Peru 2012: Day 3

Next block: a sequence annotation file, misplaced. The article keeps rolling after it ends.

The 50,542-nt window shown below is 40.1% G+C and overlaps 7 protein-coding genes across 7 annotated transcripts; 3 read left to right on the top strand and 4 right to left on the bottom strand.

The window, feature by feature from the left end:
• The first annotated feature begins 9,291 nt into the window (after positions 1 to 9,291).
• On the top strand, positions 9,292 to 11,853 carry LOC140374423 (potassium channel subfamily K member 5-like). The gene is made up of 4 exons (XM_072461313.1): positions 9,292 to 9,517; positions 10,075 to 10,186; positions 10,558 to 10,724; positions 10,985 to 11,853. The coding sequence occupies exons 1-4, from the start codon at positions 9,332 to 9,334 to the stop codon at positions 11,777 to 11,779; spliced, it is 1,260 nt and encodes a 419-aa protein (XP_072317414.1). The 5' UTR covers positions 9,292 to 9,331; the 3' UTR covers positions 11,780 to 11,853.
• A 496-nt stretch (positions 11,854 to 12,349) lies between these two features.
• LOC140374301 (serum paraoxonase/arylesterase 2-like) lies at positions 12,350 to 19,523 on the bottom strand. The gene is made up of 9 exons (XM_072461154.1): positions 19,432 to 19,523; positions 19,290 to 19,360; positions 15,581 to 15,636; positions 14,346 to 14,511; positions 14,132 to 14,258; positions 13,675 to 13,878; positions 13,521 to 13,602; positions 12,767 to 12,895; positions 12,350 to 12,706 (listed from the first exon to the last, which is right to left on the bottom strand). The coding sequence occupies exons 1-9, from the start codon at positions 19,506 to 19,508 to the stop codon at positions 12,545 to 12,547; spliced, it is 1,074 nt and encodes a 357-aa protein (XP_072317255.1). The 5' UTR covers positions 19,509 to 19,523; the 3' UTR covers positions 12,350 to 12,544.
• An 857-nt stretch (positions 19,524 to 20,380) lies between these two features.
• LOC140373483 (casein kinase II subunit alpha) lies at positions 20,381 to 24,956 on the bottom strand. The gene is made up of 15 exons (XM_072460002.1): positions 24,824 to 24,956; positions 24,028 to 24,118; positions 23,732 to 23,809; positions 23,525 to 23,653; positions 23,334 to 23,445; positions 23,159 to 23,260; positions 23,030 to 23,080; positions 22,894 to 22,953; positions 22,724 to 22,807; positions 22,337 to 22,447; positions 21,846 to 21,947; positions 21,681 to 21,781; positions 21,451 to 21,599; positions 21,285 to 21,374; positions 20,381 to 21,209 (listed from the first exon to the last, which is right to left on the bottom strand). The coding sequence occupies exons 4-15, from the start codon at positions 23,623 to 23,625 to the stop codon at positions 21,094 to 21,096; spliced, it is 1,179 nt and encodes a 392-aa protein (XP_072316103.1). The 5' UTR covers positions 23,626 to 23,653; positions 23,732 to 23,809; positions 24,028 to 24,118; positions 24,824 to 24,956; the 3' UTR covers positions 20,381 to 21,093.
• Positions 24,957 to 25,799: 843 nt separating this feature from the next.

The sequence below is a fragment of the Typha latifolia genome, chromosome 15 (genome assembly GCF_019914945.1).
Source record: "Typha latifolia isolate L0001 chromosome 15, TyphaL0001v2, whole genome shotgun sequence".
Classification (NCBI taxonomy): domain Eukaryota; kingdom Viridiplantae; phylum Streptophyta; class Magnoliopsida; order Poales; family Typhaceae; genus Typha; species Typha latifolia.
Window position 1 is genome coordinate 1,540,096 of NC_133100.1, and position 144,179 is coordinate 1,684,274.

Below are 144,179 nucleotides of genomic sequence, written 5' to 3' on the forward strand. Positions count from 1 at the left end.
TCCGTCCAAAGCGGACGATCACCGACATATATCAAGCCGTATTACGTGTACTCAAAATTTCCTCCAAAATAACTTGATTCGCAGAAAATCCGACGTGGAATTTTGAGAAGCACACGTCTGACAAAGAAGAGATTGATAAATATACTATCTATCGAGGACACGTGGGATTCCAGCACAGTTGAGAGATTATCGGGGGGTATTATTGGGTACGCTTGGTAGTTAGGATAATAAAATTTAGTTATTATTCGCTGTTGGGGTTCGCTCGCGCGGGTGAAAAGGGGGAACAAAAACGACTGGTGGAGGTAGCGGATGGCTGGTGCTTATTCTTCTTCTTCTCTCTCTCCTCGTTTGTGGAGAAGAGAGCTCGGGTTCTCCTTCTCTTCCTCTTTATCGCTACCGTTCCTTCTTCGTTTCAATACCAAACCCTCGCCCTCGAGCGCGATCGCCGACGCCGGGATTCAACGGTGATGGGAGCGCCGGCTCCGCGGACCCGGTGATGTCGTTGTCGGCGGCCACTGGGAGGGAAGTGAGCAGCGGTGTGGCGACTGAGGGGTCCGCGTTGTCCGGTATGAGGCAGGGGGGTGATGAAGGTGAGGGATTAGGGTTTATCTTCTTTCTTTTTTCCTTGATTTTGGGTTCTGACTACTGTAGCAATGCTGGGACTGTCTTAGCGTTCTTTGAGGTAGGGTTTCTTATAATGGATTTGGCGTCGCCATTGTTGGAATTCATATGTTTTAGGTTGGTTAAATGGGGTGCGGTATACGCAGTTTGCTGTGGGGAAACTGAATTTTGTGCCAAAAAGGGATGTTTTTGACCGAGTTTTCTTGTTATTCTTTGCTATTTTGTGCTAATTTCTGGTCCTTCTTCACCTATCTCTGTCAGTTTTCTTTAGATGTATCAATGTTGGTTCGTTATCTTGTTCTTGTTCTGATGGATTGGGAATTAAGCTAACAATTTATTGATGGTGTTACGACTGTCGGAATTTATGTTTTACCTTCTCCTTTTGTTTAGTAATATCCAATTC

Once again, today started early, though not as early as yesterday. Our wake-up call was at 6:00, though I woke up at 5:40 because the fact that the sun was up confused me, since sunrise is after 5:00. Breakfast was at 6:30 and was the same as yesterday, but I had immense trouble because my lower back was hurting very badly. Daddy later conjectured that the cause was sitting in the hammock, though our original prediction was that I had slept wrong. After breakfast, I decided that I didn’t want to go on the excursion to Gamitana Creek (the place where yesterday’s dinner was caught) because I was having trouble sitting down. However, after a few minutes of walking and allowing the Ibuprofen to do its work, I changed my mind and returned. The boat ride to the farm at the intersection between the Gamitana Creek and the Madre de Dios River was extremely painful for my lower back, but I survived. We began with a walk around the farm. We saw several Papaya, Fig, Star Fruit, Banana and Pineapple trees (and plants for the pineapple). However, with the exception of banana, none of these fruits are eaten by locals. They are simply sold to the Inkaterra lodge. That is the reason we are allowed on this farm. Otherwise, environmentalists don’t get along with farmers because they argue against the mining and logging techniques used by these people that are highly destructive to the ecosystem. Bananas, on the other hand, are eaten raw, and also dried and ground to make banana flour. This flour is used as a baby food and also as a cereal. We also saw a cacao tree, the fruit of which is a pod full of gooey white meat covering seeds. These seeds are dried and processed all over the world to make chocolate. The meat itself can be eaten by sucking on it like a candy. It tastes very interesting: almost like sweet coconut with the texture of lychee. The plant that Daddy confused it with was the coca plant, which we also saw. The leaves of this plant are brewed to make a tea, or just eaten raw, with the purpose of fighting altitude sickness. We will have to drink coca tea tomorrow to prepare for five days at an altitude of 11,000 feet at Cuzco. Jesus told us that we will likely see indigenous people in the Andes walking with a bag of coca leaves and just eating them to fight off the altitude sickness. However, the more common use for the coca leaf is to make cocaine. 30% of the entire world’s drug supply comes from Peru. Much of this is bought by cartels in Colombia and Mexico, which then distribute them internationally. While the government can regulate drug trafficking in populated areas, it is virtually impossible in rural areas like Madre de Dios. Trails through the rainforest allow smugglers to easily traffic cocaine into Brazil or Bolivia from this area. Along with these plants, we saw a brown aguti, the rodent which we spent much time over the past few days feeding brazil nuts. Generally, however, they avoid farms because farmers shoot them for food. This is why they like the Inkaterra Ecolodge: they’re safe here. We also saw a couple wild chickens, which are also eaten by local residents. Before hiking into the forest along Gamitana Creek, we saw a few other parts of the farm: the plantain room where bananas are stored and ground, the drying area where bananas, star fruit and cacao beans are dried, the bedrooms and kitchen, and finally, a room dedicated to drinking a hallucinogenic drink used by men in this area. We also saw a plant that grows a squash that looks like a soccer ball. It’s two uses are, when cut in half, as a bowl, and, when whole, as a material on which to carve designs, similar to the way we carve pumpkins into Jack o’ Lanterns at Halloween in the US. On the way to the dock where we could board the canoes, we came across a whip snake: the first snake we saw on this trip despite Jesus’ promise to find us one last night. We also saw several small monkeys that whistled while climbing the trees. They were very cute, but I forget their name. The canoe ride back was quite entertaining because Mama and Daddy asked for a separate canoe, but had much trouble steering it because they aren’t used to the effect of the current in the river. Our canoe was rowed by Jesus and Surya, but also contained me, Mamu and Surya (Sahil and Mami had stayed at the lodge to allow Sahil to sleep in). Along the way, we saw several fishing nets marked by floating plastic bottles, and were passed by a motorboat carrying barrels of motor oil for the mining machinery upstream. We reached the boat before any of the other groups, so we had some time just to hang out. Jesus started by telling us about the communication system used here. Every family has a radio that can connect to a radio center in Puerto Maldonado. At a certain time every day, they tune in to this channel and listen to messages left to them by friends or family members. Changing subjects, Daddy asked him whether he is married. He said no, that he’s single despite his unusually old age of 29. While this is still unusual, it’s much less unusual than it would have been just a decade ago. Due to the low level of education, people would get together at very young age: commonly 14 or 15, and have 1 or 2 kids by the age of 17. By this point, the other two groups had arrived, and we set off for the lodge. The rest of the day was fairly relaxing and uninteresting. I slept, hoping to rid myself of the pain in my back. We also played cards (UNO and Bappo). For lunch, I ate beef brochettes with ratatouille. At 6:40, we went to the Ecocenter for a lecture about the indigenous people of the Amazon area by Jesus. The slideshow that he had prepared began with a frightening picture of a 14 year-old girl from the Yanomami CIG (Civilized Indigenous Group) who has three piercings directly below her bottom lip which hold long bamboo ornaments. The Yanomami are the largest CIG in South America, and inhabit parts of Venezuela and Brazil. Unfortunately, since much of the population of this, and all other indigenous groups in South America, is young, the culture is being lost to the booming oil, timber and mining industries that attract these people to more modern lifestyles. Young girls in their teenage years are often pushed into prostitution. One of the biggest CIGs in Peru is the Machiguenga. A hint towards their modernization is that they no longer use bows and arrows to hunt. Instead, they use rifles and shotguns. Nevertheless, they have little contact with the organized Castellano population of Peru, and thus react very interestingly to contact with them. The second slide of Jesus’ slideshow was about how the indigenous people of this area got here. The common, though controversial, conjecture is that they reached Northern North America (Canada) from Siberia via the Bering Land Bridge that was caused by the Glacial Period that lowered the sea level 120 feet, about 40,000 years ago. From there, they reached the area that is now the US via an ice-free corridor that was caused by the separation of two plates of ice. In the area that is now New Mexico, they founded one of the oldest discovered civilizations on the continent: Folsom. From there, it is likely that they simply migrated South. Overall, the presentation was very interesting, though it seemed a bit degrading towards these indigenous people, and was discouraging because of the rate at which these cultures are disappearing. Directly after the presentation, we left for dinner, for which I ordered an appetizer of Quinoa Chowder, and entrée of Fried Catfish marinated in onions with white rice, and finally, a dessert of banana crêpes. After dinner, we played Thank You Sorry, but Mama and Daddy quit because Sahil and I were whispering. The day ended with the delivery of two notes and a paying card (the King of Hearts) to a certain room.